Customer service provided by cloud computing vendors can make or break a deal, says a Microsoft executive, underscoring the emphasis Redmond has placed on customer support as a competitive differentiator.
In an interview with ZDNet Asia, Ker Wing-Dar, Microsoft's general manager of customer service and support in Asia-Pacific and greater China region, said his department plays a key role as "strategic differentiator" for the push.
Support is critical and can make or break a deal, said Ker, noting that enterprises feel more confident choosing a cloud service provider that is able to provide someone they can talk to when they have questions.
He added that customer support is a critical component in the adoption of cloud services, particularly because some organizations underestimate the time required to move to a cloud platform, perceiving the migration to be simply about turning on a "switch".
For enterprises, moving to a cloud business model requires not only user training but also a change in the business processes and tools used. Customer support will play an important role in addressing these requirements, Ker said.
The Microsoft executive noted that many of the software vendor's cloud computing competitors either have little or no support, or are not experienced in providing enterprise-level service and support.
While he declined to name names, Ker cited a competitor which does not list phone numbers on its Web site. "How good will the experience be if the user cannot get support at all?" he questioned.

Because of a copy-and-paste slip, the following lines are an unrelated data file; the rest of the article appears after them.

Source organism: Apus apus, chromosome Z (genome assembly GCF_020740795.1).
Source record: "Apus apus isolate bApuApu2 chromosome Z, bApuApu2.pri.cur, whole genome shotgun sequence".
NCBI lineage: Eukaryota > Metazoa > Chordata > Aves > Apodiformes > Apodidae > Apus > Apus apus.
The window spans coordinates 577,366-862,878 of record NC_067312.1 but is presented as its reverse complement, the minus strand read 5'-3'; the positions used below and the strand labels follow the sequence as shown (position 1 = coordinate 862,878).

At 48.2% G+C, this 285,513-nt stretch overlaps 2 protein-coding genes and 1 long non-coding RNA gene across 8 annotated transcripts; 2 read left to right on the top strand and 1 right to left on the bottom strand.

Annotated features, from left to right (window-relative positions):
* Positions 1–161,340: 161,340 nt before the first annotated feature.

Cloud players point to service
ZDNet Asia spoke to other cloud services providers for their take on customer service and support. In an e-mail interview, Amazon Web Services' (AWS) Singapore-based spokesperson, Regina Tan, said customer service is "paramount" to the company.
The Internet giant provides free basic support that includes a resource center, service health dashboard, technical FAQs and developer forums, Tan said. AWS also offers a premium support level where customers will receive personalized technical assistance, she added.
When contacted, a Google spokesperson said: "Providing best-in-class enterprise support is a top priority." The Singapore-based executive noted in an e-mail that the company has invested in resources to ensure customers have a smooth experience and get their questions answered quickly.
"To do so, we offer our business customers phone, e-mail and online support," said the spokesperson. "Online support includes help forums that are moderated by Google experts and help center articles that answer the most common questions."
Offline help is provided by Google App partners such as phone support and onsite training, he added.